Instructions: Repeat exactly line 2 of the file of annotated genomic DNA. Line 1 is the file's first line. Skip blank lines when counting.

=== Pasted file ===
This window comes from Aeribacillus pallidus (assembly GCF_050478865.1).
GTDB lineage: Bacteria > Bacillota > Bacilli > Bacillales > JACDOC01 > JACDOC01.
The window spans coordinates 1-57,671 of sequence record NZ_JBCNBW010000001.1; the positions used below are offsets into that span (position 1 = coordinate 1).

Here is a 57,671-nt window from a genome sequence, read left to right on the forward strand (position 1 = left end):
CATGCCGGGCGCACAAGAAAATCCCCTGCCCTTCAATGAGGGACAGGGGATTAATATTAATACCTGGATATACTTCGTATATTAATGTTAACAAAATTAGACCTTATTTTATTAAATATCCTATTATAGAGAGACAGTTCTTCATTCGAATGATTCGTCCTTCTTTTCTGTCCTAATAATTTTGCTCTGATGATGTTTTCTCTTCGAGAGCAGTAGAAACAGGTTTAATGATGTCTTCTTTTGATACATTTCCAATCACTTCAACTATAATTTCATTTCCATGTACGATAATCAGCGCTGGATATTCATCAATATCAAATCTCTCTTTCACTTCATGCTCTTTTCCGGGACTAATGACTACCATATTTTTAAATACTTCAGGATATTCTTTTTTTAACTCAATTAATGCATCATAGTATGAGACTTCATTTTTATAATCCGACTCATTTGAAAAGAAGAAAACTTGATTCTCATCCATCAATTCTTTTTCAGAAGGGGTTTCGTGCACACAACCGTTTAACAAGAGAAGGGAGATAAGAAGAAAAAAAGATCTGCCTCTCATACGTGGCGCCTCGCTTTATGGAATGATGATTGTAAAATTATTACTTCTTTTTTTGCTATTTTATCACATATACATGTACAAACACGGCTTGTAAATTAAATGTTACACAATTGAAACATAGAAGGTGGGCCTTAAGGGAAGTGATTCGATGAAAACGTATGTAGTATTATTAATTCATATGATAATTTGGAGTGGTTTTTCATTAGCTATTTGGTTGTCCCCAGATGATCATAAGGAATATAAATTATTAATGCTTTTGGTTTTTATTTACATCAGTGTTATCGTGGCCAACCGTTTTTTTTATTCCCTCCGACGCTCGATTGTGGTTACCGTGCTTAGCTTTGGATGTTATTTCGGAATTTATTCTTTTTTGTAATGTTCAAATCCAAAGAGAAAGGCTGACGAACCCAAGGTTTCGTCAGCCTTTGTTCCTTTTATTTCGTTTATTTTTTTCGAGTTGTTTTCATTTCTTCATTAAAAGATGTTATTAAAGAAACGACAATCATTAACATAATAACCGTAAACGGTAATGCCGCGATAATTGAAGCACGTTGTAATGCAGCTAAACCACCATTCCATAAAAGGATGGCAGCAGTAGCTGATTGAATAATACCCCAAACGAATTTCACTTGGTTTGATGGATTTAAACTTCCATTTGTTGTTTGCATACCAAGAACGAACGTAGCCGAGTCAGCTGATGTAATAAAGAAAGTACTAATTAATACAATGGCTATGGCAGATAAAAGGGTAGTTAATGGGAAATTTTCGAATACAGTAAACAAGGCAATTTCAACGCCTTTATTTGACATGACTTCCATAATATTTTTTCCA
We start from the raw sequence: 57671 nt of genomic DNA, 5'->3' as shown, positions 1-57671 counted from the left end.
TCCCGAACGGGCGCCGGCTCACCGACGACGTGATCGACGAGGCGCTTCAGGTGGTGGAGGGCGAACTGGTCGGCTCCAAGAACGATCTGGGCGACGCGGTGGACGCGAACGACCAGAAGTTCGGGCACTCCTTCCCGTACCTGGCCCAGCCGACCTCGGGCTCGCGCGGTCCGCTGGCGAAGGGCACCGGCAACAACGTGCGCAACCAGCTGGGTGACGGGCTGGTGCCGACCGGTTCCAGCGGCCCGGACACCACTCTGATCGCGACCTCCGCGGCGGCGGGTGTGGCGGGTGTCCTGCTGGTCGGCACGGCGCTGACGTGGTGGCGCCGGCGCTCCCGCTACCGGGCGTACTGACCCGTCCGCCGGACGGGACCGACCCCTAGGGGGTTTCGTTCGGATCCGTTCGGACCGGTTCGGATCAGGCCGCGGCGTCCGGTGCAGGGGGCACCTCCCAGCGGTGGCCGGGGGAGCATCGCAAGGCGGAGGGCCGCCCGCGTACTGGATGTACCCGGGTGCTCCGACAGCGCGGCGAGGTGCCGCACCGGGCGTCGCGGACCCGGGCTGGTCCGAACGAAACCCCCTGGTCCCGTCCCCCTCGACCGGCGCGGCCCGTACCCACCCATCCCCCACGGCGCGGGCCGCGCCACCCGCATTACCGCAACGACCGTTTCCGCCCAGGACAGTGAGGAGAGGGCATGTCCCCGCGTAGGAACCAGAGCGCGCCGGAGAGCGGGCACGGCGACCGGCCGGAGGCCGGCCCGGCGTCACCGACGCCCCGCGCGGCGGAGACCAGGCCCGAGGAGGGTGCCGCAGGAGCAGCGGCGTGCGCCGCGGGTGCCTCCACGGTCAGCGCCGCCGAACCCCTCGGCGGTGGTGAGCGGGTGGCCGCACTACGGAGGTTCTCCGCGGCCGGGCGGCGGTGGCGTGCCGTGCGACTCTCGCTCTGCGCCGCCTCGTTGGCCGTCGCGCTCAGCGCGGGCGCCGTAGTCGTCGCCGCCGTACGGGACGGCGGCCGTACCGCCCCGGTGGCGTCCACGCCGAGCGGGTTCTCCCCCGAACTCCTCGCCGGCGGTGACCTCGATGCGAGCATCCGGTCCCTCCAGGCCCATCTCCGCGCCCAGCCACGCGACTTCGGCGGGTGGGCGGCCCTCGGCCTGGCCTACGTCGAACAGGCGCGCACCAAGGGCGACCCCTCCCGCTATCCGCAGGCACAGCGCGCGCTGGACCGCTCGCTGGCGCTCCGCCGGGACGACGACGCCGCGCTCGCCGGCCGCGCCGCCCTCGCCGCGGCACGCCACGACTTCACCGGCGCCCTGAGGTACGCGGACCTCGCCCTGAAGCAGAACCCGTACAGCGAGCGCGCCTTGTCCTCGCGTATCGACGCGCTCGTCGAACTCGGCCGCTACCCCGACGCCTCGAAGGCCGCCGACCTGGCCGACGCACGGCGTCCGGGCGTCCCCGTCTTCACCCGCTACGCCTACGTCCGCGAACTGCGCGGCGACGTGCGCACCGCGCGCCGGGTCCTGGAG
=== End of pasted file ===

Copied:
GTDB lineage: Bacteria > Bacillota > Bacilli > Bacillales > JACDOC01 > JACDOC01.